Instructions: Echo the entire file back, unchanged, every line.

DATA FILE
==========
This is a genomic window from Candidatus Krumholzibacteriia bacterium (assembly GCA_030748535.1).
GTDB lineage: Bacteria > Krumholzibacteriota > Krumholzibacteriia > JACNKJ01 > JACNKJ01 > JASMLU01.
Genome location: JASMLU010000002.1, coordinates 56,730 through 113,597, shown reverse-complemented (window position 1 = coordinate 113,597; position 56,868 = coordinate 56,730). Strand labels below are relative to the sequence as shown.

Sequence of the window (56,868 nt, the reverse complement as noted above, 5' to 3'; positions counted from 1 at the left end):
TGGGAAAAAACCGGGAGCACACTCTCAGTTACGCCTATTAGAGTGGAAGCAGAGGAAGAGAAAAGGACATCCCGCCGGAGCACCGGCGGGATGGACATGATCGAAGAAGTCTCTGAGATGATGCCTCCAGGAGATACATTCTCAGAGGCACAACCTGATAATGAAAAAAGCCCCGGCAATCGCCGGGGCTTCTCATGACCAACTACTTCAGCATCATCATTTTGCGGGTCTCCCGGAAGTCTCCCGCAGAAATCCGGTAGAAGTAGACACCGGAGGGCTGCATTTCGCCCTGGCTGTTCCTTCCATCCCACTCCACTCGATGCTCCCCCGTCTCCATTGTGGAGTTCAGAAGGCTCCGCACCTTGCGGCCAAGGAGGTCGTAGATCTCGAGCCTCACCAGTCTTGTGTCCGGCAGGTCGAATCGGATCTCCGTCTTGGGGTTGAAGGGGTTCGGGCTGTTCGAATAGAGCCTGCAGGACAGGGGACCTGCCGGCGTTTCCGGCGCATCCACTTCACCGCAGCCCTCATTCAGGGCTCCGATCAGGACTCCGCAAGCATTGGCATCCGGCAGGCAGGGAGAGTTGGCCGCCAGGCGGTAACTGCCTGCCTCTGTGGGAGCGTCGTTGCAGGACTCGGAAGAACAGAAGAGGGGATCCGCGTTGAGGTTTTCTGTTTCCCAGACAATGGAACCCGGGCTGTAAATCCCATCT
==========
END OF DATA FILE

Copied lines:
This is a genomic window from Candidatus Krumholzibacteriia bacterium (assembly GCA_030748535.1).
GTDB lineage: Bacteria > Krumholzibacteriota > Krumholzibacteriia > JACNKJ01 > JACNKJ01 > JASMLU01.
Genome location: JASMLU010000002.1, coordinates 56,730 through 113,597, shown reverse-complemented (window position 1 = coordinate 113,597; position 56,868 = coordinate 56,730). Strand labels below are relative to the sequence as shown.

Sequence of the window (56,868 nt, the reverse complement as noted above, 5' to 3'; positions counted from 1 at the left end):
TGGGAAAAAACCGGGAGCACACTCTCAGTTACGCCTATTAGAGTGGAAGCAGAGGAAGAGAAAAGGACATCCCGCCGGAGCACCGGCGGGATGGACATGATCGAAGAAGTCTCTGAGATGATGCCTCCAGGAGATACATTCTCAGAGGCACAACCTGATAATGAAAAAAGCCCCGGCAATCGCCGGGGCTTCTCATGACCAACTACTTCAGCATCATCATTTTGCGGGTCTCCCGGAAGTCTCCCGCAGAAATCCGGTAGAAGTAGACACCGGAGGGCTGCATTTCGCCCTGGCTGTTCCTTCCATCCCACTCCACTCGATGCTCCCCCGTCTCCATTGTGGAGTTCAGAAGGCTCCGCACCTTGCGGCCAAGGAGGTCGTAGATCTCGAGCCTCACCAGTCTTGTGTCCGGCAGGTCGAATCGGATCTCCGTCTTGGGGTTGAAGGGGTTCGGGCTGTTCGAATAGAGCCTGCAGGACAGGGGACCTGCCGGCGTTTCCGGCGCATCCACTTCACCGCAGCCCTCATTCAGGGCTCCGATCAGGACTCCGCAAGCATTGGCATCCGGCAGGCAGGGAGAGTTGGCCGCCAGGCGGTAACTGCCTGCCTCTGTGGGAGCGTCGTTGCAGGACTCGGAAGAACAGAAGAGGGGATCCGCGTTGAGGTTTTCTGTTTCCCAGACAATGGAACCCGGGCTGTAAATCCCATCT